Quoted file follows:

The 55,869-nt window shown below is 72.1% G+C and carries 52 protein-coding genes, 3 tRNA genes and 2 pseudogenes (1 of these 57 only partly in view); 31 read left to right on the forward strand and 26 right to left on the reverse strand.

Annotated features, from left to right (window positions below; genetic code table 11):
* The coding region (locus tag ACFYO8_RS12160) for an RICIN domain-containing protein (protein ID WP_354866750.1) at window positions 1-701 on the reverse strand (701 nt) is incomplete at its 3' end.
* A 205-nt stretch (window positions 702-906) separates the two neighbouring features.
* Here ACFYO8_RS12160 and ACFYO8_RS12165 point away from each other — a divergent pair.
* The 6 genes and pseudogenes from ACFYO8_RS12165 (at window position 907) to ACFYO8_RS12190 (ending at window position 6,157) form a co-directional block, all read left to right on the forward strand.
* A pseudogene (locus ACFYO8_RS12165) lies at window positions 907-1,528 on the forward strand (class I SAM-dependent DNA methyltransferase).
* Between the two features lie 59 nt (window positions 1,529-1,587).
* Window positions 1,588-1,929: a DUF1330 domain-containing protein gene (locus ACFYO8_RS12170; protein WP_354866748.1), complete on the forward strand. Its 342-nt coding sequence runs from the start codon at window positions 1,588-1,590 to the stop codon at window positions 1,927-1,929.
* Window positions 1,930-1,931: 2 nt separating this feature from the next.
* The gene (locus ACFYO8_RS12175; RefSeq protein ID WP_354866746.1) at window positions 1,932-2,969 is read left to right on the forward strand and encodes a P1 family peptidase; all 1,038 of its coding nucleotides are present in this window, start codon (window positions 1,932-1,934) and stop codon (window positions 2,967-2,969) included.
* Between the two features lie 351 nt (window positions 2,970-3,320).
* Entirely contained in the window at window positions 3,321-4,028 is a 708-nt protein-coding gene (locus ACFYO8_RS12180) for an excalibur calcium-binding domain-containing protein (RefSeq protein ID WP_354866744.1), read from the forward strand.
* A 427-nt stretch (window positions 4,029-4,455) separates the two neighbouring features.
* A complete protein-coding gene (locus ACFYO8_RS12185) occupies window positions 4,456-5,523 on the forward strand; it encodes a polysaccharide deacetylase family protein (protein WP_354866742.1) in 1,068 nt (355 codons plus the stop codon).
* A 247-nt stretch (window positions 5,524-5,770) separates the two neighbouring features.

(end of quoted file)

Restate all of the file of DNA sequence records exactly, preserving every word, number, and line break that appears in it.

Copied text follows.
The 55,869-nt window shown below is 72.1% G+C and carries 52 protein-coding genes, 3 tRNA genes and 2 pseudogenes (1 of these 57 only partly in view); 31 read left to right on the forward strand and 26 right to left on the reverse strand.

Annotated features, from left to right (window positions below; genetic code table 11):
* The coding region (locus tag ACFYO8_RS12160) for an RICIN domain-containing protein (protein ID WP_354866750.1) at window positions 1-701 on the reverse strand (701 nt) is incomplete at its 3' end.
* A 205-nt stretch (window positions 702-906) separates the two neighbouring features.
* Here ACFYO8_RS12160 and ACFYO8_RS12165 point away from each other — a divergent pair.
* The 6 genes and pseudogenes from ACFYO8_RS12165 (at window position 907) to ACFYO8_RS12190 (ending at window position 6,157) form a co-directional block, all read left to right on the forward strand.
* A pseudogene (locus ACFYO8_RS12165) lies at window positions 907-1,528 on the forward strand (class I SAM-dependent DNA methyltransferase).
* Between the two features lie 59 nt (window positions 1,529-1,587).
* Window positions 1,588-1,929: a DUF1330 domain-containing protein gene (locus ACFYO8_RS12170; protein WP_354866748.1), complete on the forward strand. Its 342-nt coding sequence runs from the start codon at window positions 1,588-1,590 to the stop codon at window positions 1,927-1,929.
* Window positions 1,930-1,931: 2 nt separating this feature from the next.
* The gene (locus ACFYO8_RS12175; RefSeq protein ID WP_354866746.1) at window positions 1,932-2,969 is read left to right on the forward strand and encodes a P1 family peptidase; all 1,038 of its coding nucleotides are present in this window, start codon (window positions 1,932-1,934) and stop codon (window positions 2,967-2,969) included.
* Between the two features lie 351 nt (window positions 2,970-3,320).
* Entirely contained in the window at window positions 3,321-4,028 is a 708-nt protein-coding gene (locus ACFYO8_RS12180) for an excalibur calcium-binding domain-containing protein (RefSeq protein ID WP_354866744.1), read from the forward strand.
* A 427-nt stretch (window positions 4,029-4,455) separates the two neighbouring features.
* A complete protein-coding gene (locus ACFYO8_RS12185) occupies window positions 4,456-5,523 on the forward strand; it encodes a polysaccharide deacetylase family protein (protein WP_354866742.1) in 1,068 nt (355 codons plus the stop codon).
* A 247-nt stretch (window positions 5,524-5,770) separates the two neighbouring features.